Big Brother is Bul­ly­ing Ev­ery­one

Mus­ings are thoughts, the thought­ful kind. For the pur­pose of these ar­ti­cles, a-mus­ings are thoughts that might amuse, en­ter­tain and even en­lighten.

The Star (St. Lucia) - - LOCAL - By Michael Walker

As far as I can re­call, the word ‘coun­try' can re­fer to var­i­ous en­ti­ties; it can be a state or na­tion as in 'What Asian coun­tries have you vis­ited?' It can be the peo­ple of a dis­trict, state, or na­tion: 'The whole coun­try backed the pres­i­dent in her de­ci­sion.' It can be the land of one's birth or cit­i­zen­ship: 'Lev­ern made us all proud of our coun­try.' Or it can sim­ply re­fer to ru­ral dis­tricts, in­clud­ing farm­land, and other sparsely pop­u­lated ar­eas, as op­posed to cities or towns: 'She lives in the coun­try out­side La­borie.'

But for the coun­try that is Main­land China the word means some­thing else and that coun­try is flex­ing its mus­cles to make sure the whole world un­der­stands the word their way. China is pres­sur­ing air­lines around the world to toe the Main­land's po­lit­i­cal line. Air­lines such as the Aus­tralian car­rier Qan­tas, and U.S. car­ri­ers Amer­i­can Air­lines and United Air­lines have re­port­edly re­ceived let­ters bear­ing threats against them if they do not stop re­fer­ring to Tai­wan as a coun­try. The let­ters from China's Civil Avi­a­tion Au­thor­ity says the com­pa­nies will be re­ferred to the rel­e­vant cy­ber-se­cu­rity au­thor­i­ties if they do not com­ply.

Now what are Main­land China's rel­e­vant cy­ber-se­cu­rity au­thor­i­ties, and what could be the con­se­quences of be­ing re­ferred to them? In these times of In­ter­net hack­ing by in­ter­na­tional agen­cies I can­not but feel an icy chill go down my spine at these threats. Imag­ine a planeload of pas­sen­gers trav­el­ling from Syd­ney in Aus­tralia to Taipei in Tai­wan on a Qan­tas Air­bus or Boe­ing air­liner, dis­ap­pear­ing over the ocean as a re­sult of the in­ter­ven­tion of Main­land China's cy­ber-se­cu­rity au­thor­i­ties! We all know that com­put­ers guide planes these days from push back, to taxy­ing, to take-off and land­ing. How dif­fi­cult would it be for some murderous tech­ni­cian to hack into a plane's au­topi­lot and cause it to change course or sim­ply dis­ap­pear with­out trace, leav­ing no clues be­hind?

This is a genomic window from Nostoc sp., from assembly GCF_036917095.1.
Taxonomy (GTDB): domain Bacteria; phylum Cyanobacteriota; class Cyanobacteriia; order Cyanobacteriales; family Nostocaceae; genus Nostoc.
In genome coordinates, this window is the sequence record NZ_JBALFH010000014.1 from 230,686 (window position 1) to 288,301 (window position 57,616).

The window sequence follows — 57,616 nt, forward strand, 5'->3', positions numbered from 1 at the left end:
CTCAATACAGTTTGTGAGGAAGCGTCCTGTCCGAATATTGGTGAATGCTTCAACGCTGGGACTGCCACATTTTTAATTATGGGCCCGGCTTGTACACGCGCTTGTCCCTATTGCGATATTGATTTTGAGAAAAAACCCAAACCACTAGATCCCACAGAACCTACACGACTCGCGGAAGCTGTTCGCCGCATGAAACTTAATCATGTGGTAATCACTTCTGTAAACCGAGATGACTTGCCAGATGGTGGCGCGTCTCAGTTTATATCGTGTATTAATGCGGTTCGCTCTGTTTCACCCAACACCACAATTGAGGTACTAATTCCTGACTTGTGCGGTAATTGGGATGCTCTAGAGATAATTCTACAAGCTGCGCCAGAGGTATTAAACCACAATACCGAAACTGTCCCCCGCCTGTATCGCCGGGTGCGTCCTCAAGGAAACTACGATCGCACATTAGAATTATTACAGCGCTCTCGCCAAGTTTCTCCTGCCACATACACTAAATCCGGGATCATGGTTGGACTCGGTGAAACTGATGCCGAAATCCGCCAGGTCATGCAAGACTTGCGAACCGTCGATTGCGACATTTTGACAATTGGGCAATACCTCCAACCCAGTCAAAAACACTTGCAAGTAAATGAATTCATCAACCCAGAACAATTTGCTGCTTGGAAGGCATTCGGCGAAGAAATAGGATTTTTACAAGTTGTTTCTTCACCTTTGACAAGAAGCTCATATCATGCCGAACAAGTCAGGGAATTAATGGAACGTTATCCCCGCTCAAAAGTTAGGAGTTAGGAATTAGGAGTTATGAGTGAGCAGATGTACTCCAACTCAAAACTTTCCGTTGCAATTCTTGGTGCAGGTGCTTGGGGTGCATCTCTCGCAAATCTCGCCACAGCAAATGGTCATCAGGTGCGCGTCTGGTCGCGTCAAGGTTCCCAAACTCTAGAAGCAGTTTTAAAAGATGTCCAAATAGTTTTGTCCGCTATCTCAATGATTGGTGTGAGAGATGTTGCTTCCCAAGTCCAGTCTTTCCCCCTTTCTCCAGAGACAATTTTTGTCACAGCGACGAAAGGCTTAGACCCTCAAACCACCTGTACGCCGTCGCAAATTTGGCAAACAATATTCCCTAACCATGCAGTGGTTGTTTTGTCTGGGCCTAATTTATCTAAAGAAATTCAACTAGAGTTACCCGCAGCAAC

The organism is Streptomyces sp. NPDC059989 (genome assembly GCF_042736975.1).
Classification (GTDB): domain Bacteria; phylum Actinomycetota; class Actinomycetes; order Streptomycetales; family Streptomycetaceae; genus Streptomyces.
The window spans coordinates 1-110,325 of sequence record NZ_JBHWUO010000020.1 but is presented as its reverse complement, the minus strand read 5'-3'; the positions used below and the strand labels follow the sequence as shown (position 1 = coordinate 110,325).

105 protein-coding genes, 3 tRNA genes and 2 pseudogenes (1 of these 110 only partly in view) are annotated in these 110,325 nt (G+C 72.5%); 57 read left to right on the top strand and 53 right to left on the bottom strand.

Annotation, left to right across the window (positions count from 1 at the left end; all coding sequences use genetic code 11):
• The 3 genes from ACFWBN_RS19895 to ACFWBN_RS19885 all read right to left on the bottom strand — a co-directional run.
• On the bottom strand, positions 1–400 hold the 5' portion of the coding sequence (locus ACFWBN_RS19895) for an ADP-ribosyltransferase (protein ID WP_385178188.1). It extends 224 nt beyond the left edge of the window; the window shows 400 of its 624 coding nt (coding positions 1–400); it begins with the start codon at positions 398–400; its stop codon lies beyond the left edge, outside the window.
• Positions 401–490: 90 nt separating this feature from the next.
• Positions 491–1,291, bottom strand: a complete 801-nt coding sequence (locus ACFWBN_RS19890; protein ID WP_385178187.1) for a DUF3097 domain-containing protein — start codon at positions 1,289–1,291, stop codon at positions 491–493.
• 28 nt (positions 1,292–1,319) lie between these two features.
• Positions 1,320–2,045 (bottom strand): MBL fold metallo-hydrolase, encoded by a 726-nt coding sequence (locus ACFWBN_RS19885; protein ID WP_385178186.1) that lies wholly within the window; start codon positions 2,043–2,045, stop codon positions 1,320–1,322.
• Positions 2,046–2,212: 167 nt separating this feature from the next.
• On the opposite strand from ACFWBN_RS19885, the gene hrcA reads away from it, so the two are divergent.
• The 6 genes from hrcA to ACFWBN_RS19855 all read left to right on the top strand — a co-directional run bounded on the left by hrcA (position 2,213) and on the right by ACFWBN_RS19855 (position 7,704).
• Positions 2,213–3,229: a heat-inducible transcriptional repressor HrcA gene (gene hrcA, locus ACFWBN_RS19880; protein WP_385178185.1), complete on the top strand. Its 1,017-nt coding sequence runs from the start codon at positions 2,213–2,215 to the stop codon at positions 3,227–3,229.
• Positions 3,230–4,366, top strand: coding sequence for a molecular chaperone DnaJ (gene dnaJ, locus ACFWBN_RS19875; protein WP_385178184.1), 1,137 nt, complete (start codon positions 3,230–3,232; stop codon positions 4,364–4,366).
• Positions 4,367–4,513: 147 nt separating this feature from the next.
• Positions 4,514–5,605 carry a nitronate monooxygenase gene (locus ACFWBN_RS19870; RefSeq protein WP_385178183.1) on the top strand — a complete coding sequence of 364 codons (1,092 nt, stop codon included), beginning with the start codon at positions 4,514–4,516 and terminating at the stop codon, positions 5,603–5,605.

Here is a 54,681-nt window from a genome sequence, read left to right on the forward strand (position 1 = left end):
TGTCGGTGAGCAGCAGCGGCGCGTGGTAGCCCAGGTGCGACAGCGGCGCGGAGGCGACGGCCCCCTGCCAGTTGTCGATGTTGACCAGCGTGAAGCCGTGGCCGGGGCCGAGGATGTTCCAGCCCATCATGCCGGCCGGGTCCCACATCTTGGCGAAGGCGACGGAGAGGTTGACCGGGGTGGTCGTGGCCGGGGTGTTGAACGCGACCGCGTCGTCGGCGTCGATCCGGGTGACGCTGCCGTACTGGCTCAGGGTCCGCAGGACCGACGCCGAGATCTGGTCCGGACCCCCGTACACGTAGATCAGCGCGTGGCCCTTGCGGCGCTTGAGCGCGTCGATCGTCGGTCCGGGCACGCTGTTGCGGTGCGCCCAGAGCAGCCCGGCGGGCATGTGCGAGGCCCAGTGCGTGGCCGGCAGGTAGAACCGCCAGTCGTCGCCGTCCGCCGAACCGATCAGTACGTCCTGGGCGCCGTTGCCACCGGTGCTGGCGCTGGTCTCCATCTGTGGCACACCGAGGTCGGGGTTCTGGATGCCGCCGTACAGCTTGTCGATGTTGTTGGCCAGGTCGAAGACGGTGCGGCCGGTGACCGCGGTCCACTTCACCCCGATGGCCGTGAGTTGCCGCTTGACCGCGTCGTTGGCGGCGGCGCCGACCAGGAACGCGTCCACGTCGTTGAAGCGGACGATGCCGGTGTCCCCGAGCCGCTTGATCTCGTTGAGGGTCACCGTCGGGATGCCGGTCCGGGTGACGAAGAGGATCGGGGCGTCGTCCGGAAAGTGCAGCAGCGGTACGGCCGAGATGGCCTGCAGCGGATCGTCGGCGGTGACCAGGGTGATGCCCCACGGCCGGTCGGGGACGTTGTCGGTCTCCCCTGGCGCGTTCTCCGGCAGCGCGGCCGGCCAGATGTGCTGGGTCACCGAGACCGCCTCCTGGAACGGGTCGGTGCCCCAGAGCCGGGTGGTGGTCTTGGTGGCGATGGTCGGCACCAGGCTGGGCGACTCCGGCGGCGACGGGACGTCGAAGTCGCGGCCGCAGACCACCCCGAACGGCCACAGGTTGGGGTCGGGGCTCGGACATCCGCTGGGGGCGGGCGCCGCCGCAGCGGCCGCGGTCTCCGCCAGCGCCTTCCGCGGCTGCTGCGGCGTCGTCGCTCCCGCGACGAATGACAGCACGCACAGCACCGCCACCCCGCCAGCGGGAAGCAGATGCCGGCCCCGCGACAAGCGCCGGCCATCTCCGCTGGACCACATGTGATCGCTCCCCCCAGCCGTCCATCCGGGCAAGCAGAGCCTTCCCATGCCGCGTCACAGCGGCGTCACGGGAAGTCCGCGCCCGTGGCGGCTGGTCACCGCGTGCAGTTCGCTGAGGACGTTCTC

In Jan­uary, China de­manded an apol­ogy from Delta Air Lines for list­ing Tai­wan and Ti­bet as coun­tries on its web­site. We are all well aware of Main­land China's ob­ses­sion with Tai­wan's global recog­ni­tion and suc­cess in mat­ters of trade, busi­ness, re­search and in­no­va­tion, so much so that the del­i­cate diplo­matic danc­ing of switch­ing and steal­ing part­ners hardly mat­ters any more. Tai­wan qui­etly goes about her busi­ness of forg­ing al­liances, es­tab­lish­ing trade links, and im­prov­ing the world, de­spite the snap­ping of Chi­nese dogs at her heels.

We all re­mem­ber the Malaysia Air­lines 370, a sched­uled in­ter­na­tional pas­sen­ger flight that dis­ap­peared on 8 March 2014 while fly­ing from Malaysia to its des­ti­na­tion in China. The crew last com­mu­ni­cated with air traf­fic con­trol around 38 min­utes af­ter take-off when the flight was over the South China Sea. The air­craft was lost from radar screens min­utes later, but was tracked by mil­i­tary radar for an­other hour, de­vi­at­ing west­wards from its planned flight path. All 227 pas­sen­gers and 12 crew aboard were lost. This mas­sive fail­ure of avi­a­tion tech­nol­ogy could, some might think, be the re­sult of some med­dling by an un­known cy­ber-se­cu­rity au­thor­ity. And that's all I have to say about that. But it's not only air­lines that are af­fected; Mar­riott ex­pe­ri­enced the same is­sues ear­lier this year when the ho­tel chain was forced to shut down its app and web­site for a week as fi­nan­cial pun­ish­ment af­ter send­ing an email that listed Hong Kong, Ma­cau and Tai­wan as coun­tries.

Part of China's mo­tive, it seems, is to en­sure that in­ter­na­tional recog­ni­tion for Tai­wan doesn't grow. If this is so, then it is fail­ing mis­er­ably. Tai­wan, a coun­try of ‘only' 23 mil­lion in­hab­i­tants, al­ready oc­cu­pies a po­si­tion among the top 25 economies of the world. China is scared, quite sim­ply, of Tai­wan's eco­nomic might and is jeal­ous of the ad­mi­ra­tion shown to her by the global com­mu­nity, quite apart from the petty niceties of diplo­matic recog­ni­tion that beach ven­dors can buy and sell at will. The Peo­ples Repub­lic of China fears most of all that if com­pa­nies and coun­tries of­fi­cially rec­og­nize the demo­cratic is­land of Tai­wan as its own coun­try, China's claim to rule di­min­ishes, which is why the Chi­nese Bully con­tin­ues its cam­paign to bribe small is­land states to sell their pride and dig­nity for a some­times huge hand­ful of sil­ver and dol­lars and change their al­le­giance from Tai­wan to China.

In a state­ment, the White House said the Chi­nese Civil Avi­a­tion Ad­min­is­tra­tion had sent a let­ter to 36 for­eign and U.S. air car­ri­ers de­mand­ing they change how they re­fer to Tai­wan, Hong Kong and Ma­cau. In the novel 1984, pub­lished in 1948, Or­well in­tro­duced a Big Brother who watched over all that his sub­jects did, in­clud­ing their pri­vate lives and thoughts. The Peo­ples Repub­lic of China still strives to be the Big Brother in some fan­tasy world in which every na­tion, every coun­try, bows down be­fore it. I think it might be time for the Cit­i­zens of the World to don T-shirts pro­claim­ing Tai­wan Pride, or if they want to avoid up­set­ting the bully, Taipei Pride. What a farce the whole thing is!

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